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On October 6, 2020, the Centers for Medicare & Medicaid Services (CMS) released guidance giving hospitals until December 9, 2020 to comply with COVID-19 reporting requirements or risk termination from the Medicare and Medicaid Programs. CMS also released reporting requirements for influenza data, which are currently optional but which CMS plans to make mandatory in the coming weeks.

The COVID-19 reporting requirements were initially published in guidance by the Department of Health and Human Services (HHS) on July 29, 2020 and were incorporated into a Final Rule on September 2, 2020. Hospitals are required to report, on a daily basis, several data elements relating to their COVID-19 response. These data points include inpatient bed and ICU bed capacity and occupancy, total number of ventilator and total number of ventilators in use, total suspected or confirmed positive COVID-19 patients, numbers of COVID-19 patients receiving certain treatments, emergency department overflow, and the previous day’s COVID-19 deaths. CMS indicates this information is used to coordinate the federal response to the virus.

Beginning October 7, 2020, hospitals that are not in compliance with the reporting requirements or that are not reporting currently began receiving notifications from CMS. These letters gave hospitals three weeks to bring their reporting into compliance. Hospitals that do not come into compliance will continue to receive a series of enforcement letters. On December 9, 2020, hospitals that have been out of compliance with the reporting requirements for 14 weeks (beginning September 2, 2020, the release of the Final Rule) will be sent by CMS a letter terminating them from the Medicare and Medicaid programs. The termination will be effective within 30 days of the date of the notification of termination. Any terminated hospital will have the right to appeal, the ability come into compliance to avoid termination, and the opportunity to avail themselves of a 30-day reasonable assurance period under 42 CFR § 489.57. CMS indicates that the 14-week compliance window only applies to current enforcement. Future enforcement actions related to these reporting requirements will be subject to a shorter process.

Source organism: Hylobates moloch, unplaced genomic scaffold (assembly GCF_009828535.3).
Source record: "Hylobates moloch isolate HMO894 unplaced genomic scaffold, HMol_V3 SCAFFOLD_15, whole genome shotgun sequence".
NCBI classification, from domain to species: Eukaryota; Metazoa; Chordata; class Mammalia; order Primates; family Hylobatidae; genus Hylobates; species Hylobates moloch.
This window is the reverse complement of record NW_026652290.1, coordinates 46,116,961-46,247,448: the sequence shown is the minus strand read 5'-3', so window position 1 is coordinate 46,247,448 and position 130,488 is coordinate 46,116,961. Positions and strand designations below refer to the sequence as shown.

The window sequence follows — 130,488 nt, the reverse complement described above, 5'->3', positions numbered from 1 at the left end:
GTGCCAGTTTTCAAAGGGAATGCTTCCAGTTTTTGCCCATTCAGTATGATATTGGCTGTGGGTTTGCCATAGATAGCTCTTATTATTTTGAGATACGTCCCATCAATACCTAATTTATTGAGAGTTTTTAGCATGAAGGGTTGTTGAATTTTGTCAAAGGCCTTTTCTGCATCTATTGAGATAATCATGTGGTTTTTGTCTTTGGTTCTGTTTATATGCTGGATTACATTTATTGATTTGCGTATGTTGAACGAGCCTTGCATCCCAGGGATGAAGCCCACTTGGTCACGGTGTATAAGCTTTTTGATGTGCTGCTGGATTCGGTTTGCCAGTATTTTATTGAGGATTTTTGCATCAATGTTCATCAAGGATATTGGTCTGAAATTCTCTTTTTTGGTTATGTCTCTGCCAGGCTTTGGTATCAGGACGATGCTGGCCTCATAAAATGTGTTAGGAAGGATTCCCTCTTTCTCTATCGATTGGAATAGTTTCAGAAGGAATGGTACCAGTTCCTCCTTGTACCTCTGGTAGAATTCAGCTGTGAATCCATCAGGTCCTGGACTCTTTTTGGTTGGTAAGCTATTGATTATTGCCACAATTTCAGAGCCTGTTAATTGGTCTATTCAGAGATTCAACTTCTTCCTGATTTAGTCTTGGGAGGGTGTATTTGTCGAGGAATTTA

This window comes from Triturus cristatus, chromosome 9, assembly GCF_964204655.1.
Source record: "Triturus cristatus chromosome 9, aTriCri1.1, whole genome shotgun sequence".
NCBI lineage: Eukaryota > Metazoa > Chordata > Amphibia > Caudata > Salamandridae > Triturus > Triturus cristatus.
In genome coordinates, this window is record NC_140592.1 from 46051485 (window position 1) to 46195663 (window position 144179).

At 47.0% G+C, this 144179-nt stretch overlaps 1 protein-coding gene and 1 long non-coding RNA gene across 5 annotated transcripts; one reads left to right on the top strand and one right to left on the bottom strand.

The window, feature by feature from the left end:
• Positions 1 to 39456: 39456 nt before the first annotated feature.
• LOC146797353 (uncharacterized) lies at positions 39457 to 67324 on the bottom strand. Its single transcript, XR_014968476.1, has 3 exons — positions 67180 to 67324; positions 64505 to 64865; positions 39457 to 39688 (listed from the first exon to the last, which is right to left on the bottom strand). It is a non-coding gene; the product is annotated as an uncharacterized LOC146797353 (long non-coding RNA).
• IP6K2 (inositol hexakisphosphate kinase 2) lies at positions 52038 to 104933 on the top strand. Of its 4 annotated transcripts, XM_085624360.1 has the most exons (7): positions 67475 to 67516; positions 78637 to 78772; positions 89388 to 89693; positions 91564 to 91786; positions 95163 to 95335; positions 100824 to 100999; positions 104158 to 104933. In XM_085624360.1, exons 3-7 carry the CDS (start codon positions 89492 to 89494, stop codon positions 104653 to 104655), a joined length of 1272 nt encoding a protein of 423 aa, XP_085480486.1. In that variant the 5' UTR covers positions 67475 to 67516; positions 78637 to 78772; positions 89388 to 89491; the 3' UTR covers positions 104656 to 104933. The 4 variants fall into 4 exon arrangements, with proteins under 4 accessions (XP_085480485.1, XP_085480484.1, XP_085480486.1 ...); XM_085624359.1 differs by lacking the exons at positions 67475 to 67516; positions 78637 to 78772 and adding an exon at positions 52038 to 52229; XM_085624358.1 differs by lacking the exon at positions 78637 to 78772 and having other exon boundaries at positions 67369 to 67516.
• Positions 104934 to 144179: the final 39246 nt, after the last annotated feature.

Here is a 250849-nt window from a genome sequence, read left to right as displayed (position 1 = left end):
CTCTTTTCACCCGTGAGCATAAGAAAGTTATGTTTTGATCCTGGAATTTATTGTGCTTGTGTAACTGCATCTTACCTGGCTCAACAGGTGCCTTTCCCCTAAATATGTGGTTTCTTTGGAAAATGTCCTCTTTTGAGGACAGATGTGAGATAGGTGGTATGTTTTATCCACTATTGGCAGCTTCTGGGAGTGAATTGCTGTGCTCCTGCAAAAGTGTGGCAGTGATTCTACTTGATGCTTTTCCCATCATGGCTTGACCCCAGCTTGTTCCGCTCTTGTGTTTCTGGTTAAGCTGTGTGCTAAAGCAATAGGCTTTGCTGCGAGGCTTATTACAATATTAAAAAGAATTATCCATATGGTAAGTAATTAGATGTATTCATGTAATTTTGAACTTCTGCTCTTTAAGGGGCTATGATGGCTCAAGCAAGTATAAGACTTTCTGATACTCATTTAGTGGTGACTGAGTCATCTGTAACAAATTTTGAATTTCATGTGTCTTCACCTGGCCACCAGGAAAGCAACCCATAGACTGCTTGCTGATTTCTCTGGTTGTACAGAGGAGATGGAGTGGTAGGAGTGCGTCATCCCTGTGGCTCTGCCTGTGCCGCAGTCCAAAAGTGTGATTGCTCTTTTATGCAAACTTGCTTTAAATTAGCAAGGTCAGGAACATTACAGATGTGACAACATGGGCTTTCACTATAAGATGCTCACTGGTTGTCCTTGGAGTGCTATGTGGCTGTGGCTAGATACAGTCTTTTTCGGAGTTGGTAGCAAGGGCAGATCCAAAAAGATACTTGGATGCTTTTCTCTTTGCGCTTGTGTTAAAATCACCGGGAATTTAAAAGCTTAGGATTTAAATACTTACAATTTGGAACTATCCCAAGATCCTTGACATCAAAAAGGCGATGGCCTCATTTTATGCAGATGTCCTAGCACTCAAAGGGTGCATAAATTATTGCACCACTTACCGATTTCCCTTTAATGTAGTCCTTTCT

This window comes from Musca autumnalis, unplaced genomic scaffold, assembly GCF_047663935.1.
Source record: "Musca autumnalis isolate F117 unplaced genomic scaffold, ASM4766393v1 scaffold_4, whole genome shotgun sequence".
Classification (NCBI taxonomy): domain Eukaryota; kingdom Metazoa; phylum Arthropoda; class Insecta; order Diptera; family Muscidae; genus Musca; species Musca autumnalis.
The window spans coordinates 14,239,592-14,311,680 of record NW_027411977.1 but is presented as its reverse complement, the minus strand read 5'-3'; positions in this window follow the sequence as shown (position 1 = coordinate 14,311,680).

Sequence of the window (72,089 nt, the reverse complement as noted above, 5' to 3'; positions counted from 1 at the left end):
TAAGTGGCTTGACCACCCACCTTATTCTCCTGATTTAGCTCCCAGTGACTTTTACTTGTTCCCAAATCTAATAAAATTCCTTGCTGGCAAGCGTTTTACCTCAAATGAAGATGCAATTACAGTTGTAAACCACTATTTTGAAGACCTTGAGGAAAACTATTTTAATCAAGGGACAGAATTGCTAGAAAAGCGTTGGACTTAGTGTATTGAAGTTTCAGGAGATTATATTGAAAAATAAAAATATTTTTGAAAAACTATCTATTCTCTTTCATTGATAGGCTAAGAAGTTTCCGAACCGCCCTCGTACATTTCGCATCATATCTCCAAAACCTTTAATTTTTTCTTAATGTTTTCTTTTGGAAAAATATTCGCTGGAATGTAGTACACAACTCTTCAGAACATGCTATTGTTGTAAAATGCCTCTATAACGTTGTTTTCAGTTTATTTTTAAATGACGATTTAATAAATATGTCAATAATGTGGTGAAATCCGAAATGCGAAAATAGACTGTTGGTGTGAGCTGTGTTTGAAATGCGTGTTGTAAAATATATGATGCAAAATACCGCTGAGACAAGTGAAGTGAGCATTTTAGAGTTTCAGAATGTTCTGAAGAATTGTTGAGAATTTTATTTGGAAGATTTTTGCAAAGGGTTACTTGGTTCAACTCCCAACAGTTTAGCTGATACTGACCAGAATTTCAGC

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Payment for the Medicare home health benefit depends on a series of complex criteria that must be supported by documentation in the medical record, including a face-to-face encounter, homebound status, and need for skilled services. The requirements for home health documentation change frequently and give rise to some of the common pitfalls in home health audits.